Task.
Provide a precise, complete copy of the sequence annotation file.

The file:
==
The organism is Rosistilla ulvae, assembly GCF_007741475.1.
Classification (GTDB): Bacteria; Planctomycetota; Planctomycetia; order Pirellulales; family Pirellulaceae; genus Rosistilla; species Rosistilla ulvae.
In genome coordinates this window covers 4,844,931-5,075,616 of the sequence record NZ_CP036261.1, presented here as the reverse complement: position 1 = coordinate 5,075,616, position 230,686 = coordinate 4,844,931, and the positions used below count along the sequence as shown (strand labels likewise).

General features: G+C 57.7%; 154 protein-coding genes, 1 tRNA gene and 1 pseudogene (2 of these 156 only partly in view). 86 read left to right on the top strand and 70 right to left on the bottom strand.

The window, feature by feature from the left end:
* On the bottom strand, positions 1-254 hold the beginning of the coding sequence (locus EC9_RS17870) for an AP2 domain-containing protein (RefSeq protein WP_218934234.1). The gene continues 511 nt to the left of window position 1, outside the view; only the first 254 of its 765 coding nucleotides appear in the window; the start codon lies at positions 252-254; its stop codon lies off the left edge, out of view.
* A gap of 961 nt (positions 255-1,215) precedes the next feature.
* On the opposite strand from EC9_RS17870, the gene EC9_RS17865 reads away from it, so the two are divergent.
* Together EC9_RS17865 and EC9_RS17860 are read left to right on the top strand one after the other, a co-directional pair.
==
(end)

The organism is Rosistilla ulvae, assembly GCF_007741475.1.
Classification (GTDB): Bacteria; Planctomycetota; Planctomycetia; order Pirellulales; family Pirellulaceae; genus Rosistilla; species Rosistilla ulvae.
In genome coordinates this window covers 4,844,931-5,075,616 of the sequence record NZ_CP036261.1, presented here as the reverse complement: position 1 = coordinate 5,075,616, position 230,686 = coordinate 4,844,931, and the positions used below count along the sequence as shown (strand labels likewise).

General features: G+C 57.7%; 154 protein-coding genes, 1 tRNA gene and 1 pseudogene (2 of these 156 only partly in view). 86 read left to right on the top strand and 70 right to left on the bottom strand.

The window, feature by feature from the left end:
* On the bottom strand, positions 1-254 hold the beginning of the coding sequence (locus EC9_RS17870) for an AP2 domain-containing protein (RefSeq protein WP_218934234.1). The gene continues 511 nt to the left of window position 1, outside the view; only the first 254 of its 765 coding nucleotides appear in the window; the start codon lies at positions 252-254; its stop codon lies off the left edge, out of view.
* A gap of 961 nt (positions 255-1,215) precedes the next feature.
* On the opposite strand from EC9_RS17870, the gene EC9_RS17865 reads away from it, so the two are divergent.
* Together EC9_RS17865 and EC9_RS17860 are read left to right on the top strand one after the other, a co-directional pair.